7 German Sausages You Can't Leave Germany Without Trying

Weißwurst sausages
Weißwurst sausages | © RitaE / Pixabay
Photo of Marion Kutter
1 July 2018

Germans love sausages – nothing new about that. But did you know that there’s a seemingly endless list of sausage varieties? They differ in ingredients, methods of preparation, ways of eating and how they’re served. We’ve made a list of seven of the best sausage specialities from across the country.


If you had to name one typically German food, chances are that Currywurst would come straight to mind. Statistics show that Germans devour a mind-boggling 800 million ketchup-and-curry sprinkled sausages every single year and snack-shop and diner owners compete to come up with more and more ideas to make their Currywurst creations the best. The evolution of the speciality has reached a point where you can now get beat gold-decorated sausages in Berlin.

It's all in the curry sauce | © bykst/Pixabay

Thüringer Rostbratwurst

The popularity of this sausage speciality doesn’t stop at the borders of its state of origin, Thuringia, but instead claims one of the top ranking spots when it comes to a German’s favourite BBQ items. In fact, the 17th-century recipe is so good that it’s protected under EU law, just like other popular food items – Gouda cheese and champagne. Ground pork is seasoned with a mix of salt, pepper, cumin, marjoram and garlic and the lengthy sausages are then grilled over an open fire until the skin is brown and crispy.


If you’re headed to Bavaria, it’ll be next to impossible to avoid these white sausages. As a staple food in Bavarian kitchens, Weißwurst sausages are served all day round – as breakfast, snack, lunch or dinner items. Traditionally, minced veal and pork are mixed with onions, ginger, cardamom, parsley and lemon. To prepare them the stumpy sausages are scalded in water for up to 10 minutes. Professional Weißwurst fans use the ‘zuzel’ technique to devour the speciality which is a combination of biting the skin open and nibbling, sucking and pressing the meat out of it. Rookies are set to create an embarrassing mess and tend to just cut the skin open instead and then eat with a fork and knife.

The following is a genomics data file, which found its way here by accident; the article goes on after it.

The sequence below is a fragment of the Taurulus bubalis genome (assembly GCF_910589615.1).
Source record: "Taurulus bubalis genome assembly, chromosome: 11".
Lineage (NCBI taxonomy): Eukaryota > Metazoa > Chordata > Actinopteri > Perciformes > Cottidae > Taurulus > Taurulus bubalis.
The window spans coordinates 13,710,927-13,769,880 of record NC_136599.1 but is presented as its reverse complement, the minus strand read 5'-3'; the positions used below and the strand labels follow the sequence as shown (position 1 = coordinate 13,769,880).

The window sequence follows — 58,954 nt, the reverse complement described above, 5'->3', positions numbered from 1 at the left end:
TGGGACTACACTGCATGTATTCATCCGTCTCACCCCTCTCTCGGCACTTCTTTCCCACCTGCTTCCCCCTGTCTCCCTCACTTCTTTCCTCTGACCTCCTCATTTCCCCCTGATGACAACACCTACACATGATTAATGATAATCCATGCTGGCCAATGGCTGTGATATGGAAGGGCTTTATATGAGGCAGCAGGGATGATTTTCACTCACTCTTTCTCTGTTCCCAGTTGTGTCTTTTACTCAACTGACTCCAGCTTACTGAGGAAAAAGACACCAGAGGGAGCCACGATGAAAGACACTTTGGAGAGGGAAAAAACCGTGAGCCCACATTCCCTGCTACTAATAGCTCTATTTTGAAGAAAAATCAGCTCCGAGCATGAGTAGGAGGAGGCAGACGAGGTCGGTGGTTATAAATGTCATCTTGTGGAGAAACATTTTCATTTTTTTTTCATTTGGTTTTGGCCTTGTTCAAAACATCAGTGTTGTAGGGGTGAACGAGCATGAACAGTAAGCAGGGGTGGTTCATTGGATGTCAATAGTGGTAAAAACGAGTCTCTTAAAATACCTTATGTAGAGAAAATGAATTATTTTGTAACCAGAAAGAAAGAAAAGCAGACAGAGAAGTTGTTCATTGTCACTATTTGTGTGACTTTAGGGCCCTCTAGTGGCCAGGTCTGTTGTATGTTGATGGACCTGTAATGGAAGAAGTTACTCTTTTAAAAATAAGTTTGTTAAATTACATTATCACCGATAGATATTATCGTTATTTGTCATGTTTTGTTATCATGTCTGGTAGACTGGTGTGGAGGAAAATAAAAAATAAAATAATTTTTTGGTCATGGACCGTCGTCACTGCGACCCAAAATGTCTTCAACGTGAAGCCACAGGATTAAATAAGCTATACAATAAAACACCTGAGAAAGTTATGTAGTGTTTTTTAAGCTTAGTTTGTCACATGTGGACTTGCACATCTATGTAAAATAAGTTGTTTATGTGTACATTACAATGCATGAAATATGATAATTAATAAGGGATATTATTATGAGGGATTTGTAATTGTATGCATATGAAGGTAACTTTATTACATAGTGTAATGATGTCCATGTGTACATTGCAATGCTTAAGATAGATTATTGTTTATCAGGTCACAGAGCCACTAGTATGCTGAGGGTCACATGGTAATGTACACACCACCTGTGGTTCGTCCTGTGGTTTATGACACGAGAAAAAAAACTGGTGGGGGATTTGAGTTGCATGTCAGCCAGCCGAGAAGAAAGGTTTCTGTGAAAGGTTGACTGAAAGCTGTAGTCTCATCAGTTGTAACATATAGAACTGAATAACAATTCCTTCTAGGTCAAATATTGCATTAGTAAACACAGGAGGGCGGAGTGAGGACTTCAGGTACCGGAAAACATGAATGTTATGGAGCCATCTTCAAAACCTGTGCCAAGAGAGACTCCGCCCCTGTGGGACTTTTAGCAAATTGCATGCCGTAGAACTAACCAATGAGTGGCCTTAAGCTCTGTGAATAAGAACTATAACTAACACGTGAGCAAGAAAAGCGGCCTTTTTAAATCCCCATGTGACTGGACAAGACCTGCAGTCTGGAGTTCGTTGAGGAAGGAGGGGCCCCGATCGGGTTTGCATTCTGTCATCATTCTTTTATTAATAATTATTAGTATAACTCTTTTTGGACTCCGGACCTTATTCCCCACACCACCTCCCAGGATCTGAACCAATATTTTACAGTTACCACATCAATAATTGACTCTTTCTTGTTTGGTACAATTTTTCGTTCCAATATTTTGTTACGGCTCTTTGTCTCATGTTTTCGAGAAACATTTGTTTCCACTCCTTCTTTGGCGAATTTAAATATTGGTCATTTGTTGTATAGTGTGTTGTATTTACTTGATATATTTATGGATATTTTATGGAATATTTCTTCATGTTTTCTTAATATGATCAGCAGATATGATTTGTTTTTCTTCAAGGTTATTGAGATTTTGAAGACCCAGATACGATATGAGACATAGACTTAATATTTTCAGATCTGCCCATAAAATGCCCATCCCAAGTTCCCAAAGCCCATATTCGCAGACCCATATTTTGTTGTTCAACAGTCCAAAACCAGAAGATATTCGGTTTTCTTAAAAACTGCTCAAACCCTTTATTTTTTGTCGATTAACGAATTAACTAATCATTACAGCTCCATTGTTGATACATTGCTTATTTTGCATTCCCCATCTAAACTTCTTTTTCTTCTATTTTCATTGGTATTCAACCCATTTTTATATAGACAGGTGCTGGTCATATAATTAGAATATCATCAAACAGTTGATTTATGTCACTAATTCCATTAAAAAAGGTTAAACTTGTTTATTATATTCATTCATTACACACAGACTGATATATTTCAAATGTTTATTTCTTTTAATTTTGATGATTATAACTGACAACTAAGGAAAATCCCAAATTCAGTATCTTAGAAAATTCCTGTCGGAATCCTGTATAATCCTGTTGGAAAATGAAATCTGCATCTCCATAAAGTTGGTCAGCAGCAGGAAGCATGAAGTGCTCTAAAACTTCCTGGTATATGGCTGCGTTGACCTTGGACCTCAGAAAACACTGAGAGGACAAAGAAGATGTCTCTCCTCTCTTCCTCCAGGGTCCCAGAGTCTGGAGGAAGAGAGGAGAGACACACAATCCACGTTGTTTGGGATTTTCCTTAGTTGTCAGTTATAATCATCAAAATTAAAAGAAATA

Weißwurst sausages | © RitaE / Pixabay


Frankfurt’s most iconic sausages are made from pure pork and pressed into a sheep’s intestine which gives them the long, thin shape. The secret lies in carefully scolding the sausages for just five to ten minutes to prevent the skin from bursting. Once done, the no-fuss yet yummy sausages are served in a bun with a dab of mustard or alongside potato salad. You’ll often find them at birthday party buffets, markets or takeaway food stalls.


This chewy speciality requires a set of strong teeth. Widely popular in southern Germany, as well as Austria and Switzerland, the so-called Landjäger sausages are a go-to snack among outdoorsy people. The recipe varies from one butcher to the next, but they all share a few characteristics: the sausages are smoked, semi-dry, come in pairs, are pressed into a square shape and don’t need to be refrigerated.

Landjäger sausages | © congerdesign / Pixabay


There are a few different Mettwurst varieties but generally the recipe is based on raw minced pork and garlic, which is either preserved by smoking or curing; they are known for their strong flavour. While Mettwurst comes in the standard sausage shape, the meat is spreadable and a popular sandwich topping. Other types are smoked for a bit longer, are harder as a result and can be sliced up and pan-fried.


Leberwurst, or liver sausage, is a popular food in most of Europe. Recipes vary but mostly involve pig or calf liver, veal and a spice mix of black pepper, allspice, mustard seeds, marjoram, thyme and sometimes onion and extra bacon. You’ll see Leberwurst served as a sandwich topping both for breakfast and dinner.

Liver sausage | © Dreblow / Pixabay

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